fitness · research

Getting Fit at the Library (guest post)

This post is by Pamela Hayes-Bohanan: friend, colleague, and librarian extraordinaire. Read and enjoy, and don’t forget to check out the reference (properly formatted, of course). -catherine w

So, what does a librarian know about fitness anyway? Just as she doesn’t need to be an expert in chemistry to find the boiling point of iron (2750.0 °C; 3023.15 K; 4982.0 °F btw) she likewise doesn’t need to be an expert in exercise and nutrition to assist someone with locating the best information to help them help themselves.

As a reference and instruction librarian for the past 25 years, I have helped people do research on more topics than I can possibly remember. Sometimes I’m helping with a course assignment, but often the information is for personal use. It is hard to balance between helping someone simply find what they’ve asked for (a trendy new diet book perhaps) and wanting to do some real education with them about where they can find better or more evidence-based information on healthy eating, nutrition, and weight loss. Ultimately, however, it is my job not to judge, so if someone wants a recipe for a Paleo Shamrock Shake I will do my dangdest to find it, and I won’t roll my eyes or smirk, either. (And if I piqued your interest, here’s the recipe. Do trust me, though, that no caveman ever drank one of these.)

What I can do via this blog post though is provide some guidance on how to navigate the proliferation of information that one will find on just about anything, whether they ask for it or not. How can you tell if the advice you’re receiving is something to heed? There are several things you can look for to help determine its worthiness.

The first thing to do is to check your own bias. Are you only looking for information that supports what you already believe, or want to be true? If you want good information start with an open mind and be prepared to broaden your horizons.

Once you find some information consider the source. Remember that just because you trust the person who shared the link, tweet, or blog post, it does not necessarily follow that the information is trustworthy.

Look for an author name and organization attached to the site. Then LEAVE the site and start sleuthing. See what else you can find out about the person and/or organization. Once you start your investigation look for things like: What are the authors’ credentials? Do they have other publications? Do they have a medical degree? Or is there something (anything) else that leads you to believe they know what they’re talking about? Are there news stories, or reviews of the people or organizations you are researching?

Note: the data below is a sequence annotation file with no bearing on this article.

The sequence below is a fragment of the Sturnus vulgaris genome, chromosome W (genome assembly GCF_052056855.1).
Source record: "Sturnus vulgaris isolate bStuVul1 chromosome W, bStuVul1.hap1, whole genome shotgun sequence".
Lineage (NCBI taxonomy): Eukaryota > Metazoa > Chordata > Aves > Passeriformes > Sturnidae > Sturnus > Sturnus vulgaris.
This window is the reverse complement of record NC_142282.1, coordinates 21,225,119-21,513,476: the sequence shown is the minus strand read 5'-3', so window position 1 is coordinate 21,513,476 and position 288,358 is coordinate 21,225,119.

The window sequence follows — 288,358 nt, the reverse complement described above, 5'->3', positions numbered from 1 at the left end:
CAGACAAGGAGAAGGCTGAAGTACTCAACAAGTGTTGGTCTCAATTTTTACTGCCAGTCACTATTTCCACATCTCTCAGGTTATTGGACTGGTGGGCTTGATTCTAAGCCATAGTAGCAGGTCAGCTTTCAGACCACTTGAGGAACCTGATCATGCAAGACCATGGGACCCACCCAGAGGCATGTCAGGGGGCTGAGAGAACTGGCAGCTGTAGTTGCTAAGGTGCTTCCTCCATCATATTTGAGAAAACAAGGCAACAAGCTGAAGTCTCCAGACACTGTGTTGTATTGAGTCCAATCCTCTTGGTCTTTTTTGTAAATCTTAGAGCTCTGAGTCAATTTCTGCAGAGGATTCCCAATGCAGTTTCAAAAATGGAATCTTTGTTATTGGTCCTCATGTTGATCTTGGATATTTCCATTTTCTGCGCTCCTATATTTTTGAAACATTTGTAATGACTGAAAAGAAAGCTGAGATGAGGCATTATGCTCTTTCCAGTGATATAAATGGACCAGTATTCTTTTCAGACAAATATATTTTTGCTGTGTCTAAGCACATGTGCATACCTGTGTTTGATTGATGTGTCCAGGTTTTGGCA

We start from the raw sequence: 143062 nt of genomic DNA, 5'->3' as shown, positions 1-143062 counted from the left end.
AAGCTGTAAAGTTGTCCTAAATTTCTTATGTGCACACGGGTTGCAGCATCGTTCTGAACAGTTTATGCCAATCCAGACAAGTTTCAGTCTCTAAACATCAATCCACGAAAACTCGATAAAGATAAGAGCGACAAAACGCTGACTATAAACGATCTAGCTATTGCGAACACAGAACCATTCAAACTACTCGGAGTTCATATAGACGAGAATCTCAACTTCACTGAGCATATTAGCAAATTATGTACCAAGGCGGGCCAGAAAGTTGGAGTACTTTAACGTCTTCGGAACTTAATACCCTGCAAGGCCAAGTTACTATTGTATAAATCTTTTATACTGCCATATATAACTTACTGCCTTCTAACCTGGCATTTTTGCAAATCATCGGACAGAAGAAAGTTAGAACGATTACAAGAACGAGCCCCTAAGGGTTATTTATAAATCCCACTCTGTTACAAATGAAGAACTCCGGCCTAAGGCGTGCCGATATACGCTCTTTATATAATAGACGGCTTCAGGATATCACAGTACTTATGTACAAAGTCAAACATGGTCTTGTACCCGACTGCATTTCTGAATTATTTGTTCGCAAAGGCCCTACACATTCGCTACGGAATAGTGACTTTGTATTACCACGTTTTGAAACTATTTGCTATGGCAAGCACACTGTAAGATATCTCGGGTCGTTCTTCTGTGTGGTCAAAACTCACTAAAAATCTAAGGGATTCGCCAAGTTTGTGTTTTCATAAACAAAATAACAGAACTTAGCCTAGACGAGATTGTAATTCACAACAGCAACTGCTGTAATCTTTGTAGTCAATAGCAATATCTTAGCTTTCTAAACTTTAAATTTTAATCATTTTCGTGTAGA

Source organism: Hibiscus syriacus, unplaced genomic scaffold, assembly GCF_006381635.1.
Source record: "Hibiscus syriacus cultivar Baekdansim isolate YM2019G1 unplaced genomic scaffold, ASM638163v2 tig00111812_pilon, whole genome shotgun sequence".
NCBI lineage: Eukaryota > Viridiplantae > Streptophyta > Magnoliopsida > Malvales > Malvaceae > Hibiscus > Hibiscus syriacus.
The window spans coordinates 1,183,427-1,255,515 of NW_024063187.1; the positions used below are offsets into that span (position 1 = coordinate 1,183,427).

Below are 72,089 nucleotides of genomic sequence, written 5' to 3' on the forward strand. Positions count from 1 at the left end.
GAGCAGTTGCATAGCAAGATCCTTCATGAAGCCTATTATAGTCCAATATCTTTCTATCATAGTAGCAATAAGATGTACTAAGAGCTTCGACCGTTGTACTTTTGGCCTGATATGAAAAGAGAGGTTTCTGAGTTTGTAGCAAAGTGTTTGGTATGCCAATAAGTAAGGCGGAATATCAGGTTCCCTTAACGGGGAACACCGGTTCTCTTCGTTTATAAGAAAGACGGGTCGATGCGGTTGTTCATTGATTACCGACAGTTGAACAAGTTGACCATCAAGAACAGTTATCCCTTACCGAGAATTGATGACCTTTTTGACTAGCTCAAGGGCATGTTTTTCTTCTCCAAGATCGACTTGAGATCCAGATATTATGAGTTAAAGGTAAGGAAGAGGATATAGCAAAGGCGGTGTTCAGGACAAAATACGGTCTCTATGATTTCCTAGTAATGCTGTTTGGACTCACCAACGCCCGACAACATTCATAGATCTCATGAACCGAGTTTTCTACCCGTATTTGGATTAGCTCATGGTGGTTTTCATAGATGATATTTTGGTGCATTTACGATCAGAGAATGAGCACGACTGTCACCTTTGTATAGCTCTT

Don’t take shortcuts. Often people are taught simple rules regarding domains. (e.g. It’s okay use .org, .gov, or .edu sites; don’t use .com). Organizations each have their own biases and need to be researched. For instance the National Rifle Association and Moms Demand Action both have .org domains, and each provides a very different view on gun control from the other. Government information is influenced by lobbyists (many of whom represent commercial interests), and government sites are vulnerable to the whims of the head of state as well. Not all educational institutions are created equal, and even scholarly research published on university websites may be influenced by religious, or political motivations. Commercial sites shouldn’t not necessarily be dismissed. Aggregated subscription databases found at your library are commercial websites. So, my rule of thumb is: eschew facile rules of thumb.

Another question to consider is whether the website is collecting information about you. Are you required to provide personal data in order to access the site? If so, the site may be more interested in gathering information than providing it. Also be aware that sites that appear to require you to enter more information may give you a choice to not provide it, but may make the opt-out button hard to find. Keep looking, it may be below the scroll line, or placed on the left side of the screen rather than the right side where more people look for it, or it may be timed to appear only after a few seconds have elapsed.

Finding information is as easy as typing some words into Google. Taking some time to determine its veracity is a not only worthwhile endeavor, it is, as Daniel Levitin says in his book A Field Guide to Lies, part of a deal we need to make with ourselves:


We’ve saved incalculable numbers of hours of trips to libraries and far-flung archives, of hunting through thick books for the one passage that will answer our questions. The implicit bargain we all need to make explicit is that we will use just some [emphasis in original] of that time we saved in information acquisition to perform proper information verification (p. 253).

If you want to give your brain a real workout, visit a library and ask a librarian for more information on evaluating information, and using it wisely.

Reference
Levitin, Daniel. A Field Guide to Lies: Critical Thinking in the Information Age. Dutton, 2016.

A person doing a handstand in a library.
fitness · Guest Post · walking

Posting one step at a time (guest post)